McLaughlin
Mmhmm.

Richards
And—and Ezekiel, a little black boy, rode his bicycle out to the big tree and they documented that in the 1930s.

McLaughlin
Wow.

Richards
You know, and—and—and they burnt this tree up and it was considered just kind of a…

McLaughlin
An accident.

Richards
An accident. So, uh—and I think that—it really has an impact, you know?

McLaughlin
Yeah.

Richards
The—the other thing that I can remember that’s changed so much is, when I was, uh, very young, I used to ride my bike down to the—the band shell, and to the, uh—to Lake Monroe, and used to fish there, and there used to be just the band shell, and just the sea wall, and in the last 25 years, you know, they’ve built, uh—they built hotels there, and, uh, they built, uh, mixed used development there. They have had varying degrees of non-success.

McLaughlin
[laughs].

Richards
Uh, but it’s taken away much of the character, you know? I can remember when the zoo was in Downtown Sanford, and, you know, it was a very small zoo. Sorta not like the really nice complex that they have now, but—but Sanford was [inaudible], you know—libraries were there, and it was a place that—that kids went, and young people went, and it was just very different. The [Sanford] Civic Center was a big, big deal, and they had dances every week, and it was just, you know—it was just a place that people went all the time, and, uh, I don’t see that in Sanford anymore. I don’t see that.

McLaughlin
You think some of the character is gone?

Richards
I think—I think the character—and I think that, you know, its—its, um—its environment, and its, um—the neighborhood, and it’s, um—it’s just the changes that have taken place, you know? I can remember the parades in Downtown Park Avenue, and just, um, very large parades that everybody in the community got involved in, and we have something like that now, but [inaudible]—it’s just a, uh—an agglomeration of people with big bands, and—and crazy things happen from early afternoon to way late

McLaughlin
[laughs].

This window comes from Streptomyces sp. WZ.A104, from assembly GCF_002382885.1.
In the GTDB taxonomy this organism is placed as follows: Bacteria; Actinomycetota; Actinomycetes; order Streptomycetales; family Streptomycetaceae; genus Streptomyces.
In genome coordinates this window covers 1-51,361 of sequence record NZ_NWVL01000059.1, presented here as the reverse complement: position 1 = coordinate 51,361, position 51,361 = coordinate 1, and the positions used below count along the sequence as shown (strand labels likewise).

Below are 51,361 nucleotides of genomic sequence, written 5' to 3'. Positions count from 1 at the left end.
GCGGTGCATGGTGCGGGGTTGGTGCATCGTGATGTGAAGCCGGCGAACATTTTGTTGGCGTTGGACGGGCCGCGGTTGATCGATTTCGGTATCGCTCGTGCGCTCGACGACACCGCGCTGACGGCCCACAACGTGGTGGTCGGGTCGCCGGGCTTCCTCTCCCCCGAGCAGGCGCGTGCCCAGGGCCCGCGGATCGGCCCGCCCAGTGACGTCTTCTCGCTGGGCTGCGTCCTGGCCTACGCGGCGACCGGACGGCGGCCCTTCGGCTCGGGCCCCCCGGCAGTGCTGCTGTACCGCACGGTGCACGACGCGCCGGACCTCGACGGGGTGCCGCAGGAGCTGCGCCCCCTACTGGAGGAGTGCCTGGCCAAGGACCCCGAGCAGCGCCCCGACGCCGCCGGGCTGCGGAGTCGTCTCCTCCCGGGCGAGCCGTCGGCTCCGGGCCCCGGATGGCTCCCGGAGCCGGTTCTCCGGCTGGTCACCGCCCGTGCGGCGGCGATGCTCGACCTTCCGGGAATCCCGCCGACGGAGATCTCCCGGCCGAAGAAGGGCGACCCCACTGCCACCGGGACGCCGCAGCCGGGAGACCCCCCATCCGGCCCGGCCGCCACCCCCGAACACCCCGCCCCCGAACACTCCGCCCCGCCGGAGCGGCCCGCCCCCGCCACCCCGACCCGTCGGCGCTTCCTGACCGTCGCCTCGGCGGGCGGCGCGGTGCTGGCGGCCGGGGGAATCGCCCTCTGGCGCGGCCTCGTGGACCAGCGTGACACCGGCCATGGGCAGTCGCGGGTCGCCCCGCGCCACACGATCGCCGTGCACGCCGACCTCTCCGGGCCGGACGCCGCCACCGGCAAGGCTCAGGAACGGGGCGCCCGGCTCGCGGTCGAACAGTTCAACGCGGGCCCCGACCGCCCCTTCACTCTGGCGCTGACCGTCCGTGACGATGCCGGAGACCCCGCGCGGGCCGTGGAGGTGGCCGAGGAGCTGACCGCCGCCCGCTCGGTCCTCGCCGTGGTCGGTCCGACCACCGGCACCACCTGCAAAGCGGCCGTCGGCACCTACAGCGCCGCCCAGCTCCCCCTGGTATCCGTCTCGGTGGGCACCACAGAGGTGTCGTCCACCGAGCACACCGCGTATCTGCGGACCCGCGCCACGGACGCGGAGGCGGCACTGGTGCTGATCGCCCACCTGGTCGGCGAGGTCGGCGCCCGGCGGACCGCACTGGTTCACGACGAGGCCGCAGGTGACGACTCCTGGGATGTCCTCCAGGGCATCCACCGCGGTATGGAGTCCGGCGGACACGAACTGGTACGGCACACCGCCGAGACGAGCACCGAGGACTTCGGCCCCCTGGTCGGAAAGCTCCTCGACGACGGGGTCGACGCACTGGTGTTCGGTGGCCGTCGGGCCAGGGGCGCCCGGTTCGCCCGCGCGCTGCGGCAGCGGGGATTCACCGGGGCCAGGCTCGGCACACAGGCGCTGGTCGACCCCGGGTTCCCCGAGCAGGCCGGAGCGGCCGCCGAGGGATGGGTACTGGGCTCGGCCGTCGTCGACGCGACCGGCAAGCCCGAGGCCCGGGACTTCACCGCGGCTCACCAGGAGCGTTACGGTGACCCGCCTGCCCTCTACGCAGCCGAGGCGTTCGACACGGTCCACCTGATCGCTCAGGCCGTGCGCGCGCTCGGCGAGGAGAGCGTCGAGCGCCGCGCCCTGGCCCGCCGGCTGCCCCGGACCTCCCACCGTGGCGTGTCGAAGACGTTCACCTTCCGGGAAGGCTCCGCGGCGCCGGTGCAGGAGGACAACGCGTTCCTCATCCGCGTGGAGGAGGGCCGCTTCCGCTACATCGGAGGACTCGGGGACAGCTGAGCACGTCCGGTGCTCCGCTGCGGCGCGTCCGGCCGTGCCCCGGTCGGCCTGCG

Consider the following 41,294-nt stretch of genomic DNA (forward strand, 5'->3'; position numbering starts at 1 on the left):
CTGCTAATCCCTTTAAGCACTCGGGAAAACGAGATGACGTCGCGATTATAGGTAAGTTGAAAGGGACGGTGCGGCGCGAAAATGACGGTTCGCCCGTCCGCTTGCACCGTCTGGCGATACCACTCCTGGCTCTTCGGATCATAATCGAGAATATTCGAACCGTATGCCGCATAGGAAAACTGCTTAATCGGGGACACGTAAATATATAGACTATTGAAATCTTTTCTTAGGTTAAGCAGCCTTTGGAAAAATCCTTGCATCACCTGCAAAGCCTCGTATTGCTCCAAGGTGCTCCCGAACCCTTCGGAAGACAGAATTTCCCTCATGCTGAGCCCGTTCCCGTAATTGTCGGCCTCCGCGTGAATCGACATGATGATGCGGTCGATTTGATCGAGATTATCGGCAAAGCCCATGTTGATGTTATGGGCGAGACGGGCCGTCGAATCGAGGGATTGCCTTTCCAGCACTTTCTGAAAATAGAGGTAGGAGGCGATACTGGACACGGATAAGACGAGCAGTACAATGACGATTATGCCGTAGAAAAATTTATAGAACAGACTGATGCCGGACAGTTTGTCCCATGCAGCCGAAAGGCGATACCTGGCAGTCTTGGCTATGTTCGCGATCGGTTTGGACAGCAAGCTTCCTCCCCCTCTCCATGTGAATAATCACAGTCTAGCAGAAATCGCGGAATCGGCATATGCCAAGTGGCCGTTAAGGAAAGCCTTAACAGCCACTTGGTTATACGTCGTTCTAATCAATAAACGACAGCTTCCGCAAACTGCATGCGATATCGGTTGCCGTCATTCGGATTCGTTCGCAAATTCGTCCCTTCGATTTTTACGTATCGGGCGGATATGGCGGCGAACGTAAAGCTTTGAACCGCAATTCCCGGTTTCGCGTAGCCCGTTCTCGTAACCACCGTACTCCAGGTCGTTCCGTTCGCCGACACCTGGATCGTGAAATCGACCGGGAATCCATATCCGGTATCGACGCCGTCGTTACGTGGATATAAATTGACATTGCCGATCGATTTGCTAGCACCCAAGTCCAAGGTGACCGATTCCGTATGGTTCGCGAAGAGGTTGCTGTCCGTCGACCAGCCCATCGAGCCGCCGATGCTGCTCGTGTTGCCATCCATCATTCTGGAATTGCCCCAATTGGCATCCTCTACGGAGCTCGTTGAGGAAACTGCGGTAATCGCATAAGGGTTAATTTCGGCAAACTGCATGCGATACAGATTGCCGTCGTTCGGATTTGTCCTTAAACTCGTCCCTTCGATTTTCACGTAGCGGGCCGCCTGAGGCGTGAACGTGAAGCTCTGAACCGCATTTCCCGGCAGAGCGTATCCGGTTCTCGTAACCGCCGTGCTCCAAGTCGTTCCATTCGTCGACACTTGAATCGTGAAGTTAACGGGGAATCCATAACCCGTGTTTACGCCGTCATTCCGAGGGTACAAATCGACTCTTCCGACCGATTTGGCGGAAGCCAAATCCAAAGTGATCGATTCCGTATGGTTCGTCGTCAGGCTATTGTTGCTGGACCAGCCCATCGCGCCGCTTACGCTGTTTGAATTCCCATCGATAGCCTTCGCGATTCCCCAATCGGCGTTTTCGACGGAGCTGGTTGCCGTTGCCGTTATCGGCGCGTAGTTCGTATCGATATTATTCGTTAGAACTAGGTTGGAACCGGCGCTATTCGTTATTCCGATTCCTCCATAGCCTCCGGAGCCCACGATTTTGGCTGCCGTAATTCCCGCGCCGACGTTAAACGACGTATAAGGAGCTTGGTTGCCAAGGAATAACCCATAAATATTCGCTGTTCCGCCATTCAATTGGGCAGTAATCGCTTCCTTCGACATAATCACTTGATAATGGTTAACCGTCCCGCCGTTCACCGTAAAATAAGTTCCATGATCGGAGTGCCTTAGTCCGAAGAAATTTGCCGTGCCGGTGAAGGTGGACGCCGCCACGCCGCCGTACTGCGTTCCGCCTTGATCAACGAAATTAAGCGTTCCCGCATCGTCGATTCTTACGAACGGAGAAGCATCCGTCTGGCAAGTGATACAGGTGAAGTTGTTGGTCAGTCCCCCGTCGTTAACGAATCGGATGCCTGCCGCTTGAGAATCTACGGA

Richards
[inaudible], and it’s just not something that I’m interested in participating in, you know? Probably there are a lot of people that do, but it’s—it’s just very different from when I was raised in Sanford.

McLaughlin
Yeah. As far as developmentally, what effect do you think that the arrival of like Disney Corporation[3] and things like that had on the change, if any?

Richards
Yeah, eh, Disney is a very large beast.

McLaughlin 
[laughs].

Richards
And it has a lot of beasts that, uh, have attracted to it—whether it’s the whale beast or the, you know, uh, any number of other international destinations that I think that it’s affected probably not just all of Florida, but the Southeast. It’s the number one tourist destination, you know, in the world, u, and I think it makes Interstate [Highway] 4, which used to be a wonderful opportunity to go to Orlando and you just got on the interstate and ten minutes later, you were in Orlando, and today, it’s, um—it’s questionable if it even functions at all.

McLaughlin
[laughs].

Richards
You know, we have a—we have a toll road system, in which, uh, I was assigned to that. I was Deputy Director of the toll way [inaudible] before they actually started developing it, and it was supposed to relieve the traffic and make traffic a lot different in Central Florida, but Central Florida is so densely populated that it was probably nothing can significantly change that. You know, whether it’s a rail system that they won’t put in,  it will cost billions of dollars, whether it’s increasing lanes on I-4, or whether the [Central Florida] GreeneWay builds out. It’s—it’s not going to make the quality of life significantly different, in my opinion, you know, but that’s just part of the price you pay.

McLaughlin
Yeah. Just out of curiosity, how many lanes did I-4 use to be? [laughs].

Richards
You know, I think it was always six—divided six.

McLaughlin
Divided six?

Richards
Yeah, um, eh, it—it had fewer ramps.

McLaughlin
Mmhmm.

Richards
And so they put in more ramps and more access, and it’s—it’s—the speed is much quicker today than it’s ever been. Uh, the Fairbanks [Avenue] curb is a problem that people have been having for years, and everybody’s looking at the engineering and saying, “It’s got to be engineering.” They say, “It’s got to be, you know, your problems,” you know? People are traveling between their ears if they don’t pay attention to traffic, and that’s why we gotta have people at such a quick pace today, you know? It used to be if you made it to work at 8- 8:30, you know, or if you, you know, were just there. Now, everybody fills the building up at 10-to-8, and, you know, so consequently, everybody gets on the interstate and it’s as fast as they can go, and it reminds me a little bit of Atlanta[, Georgia].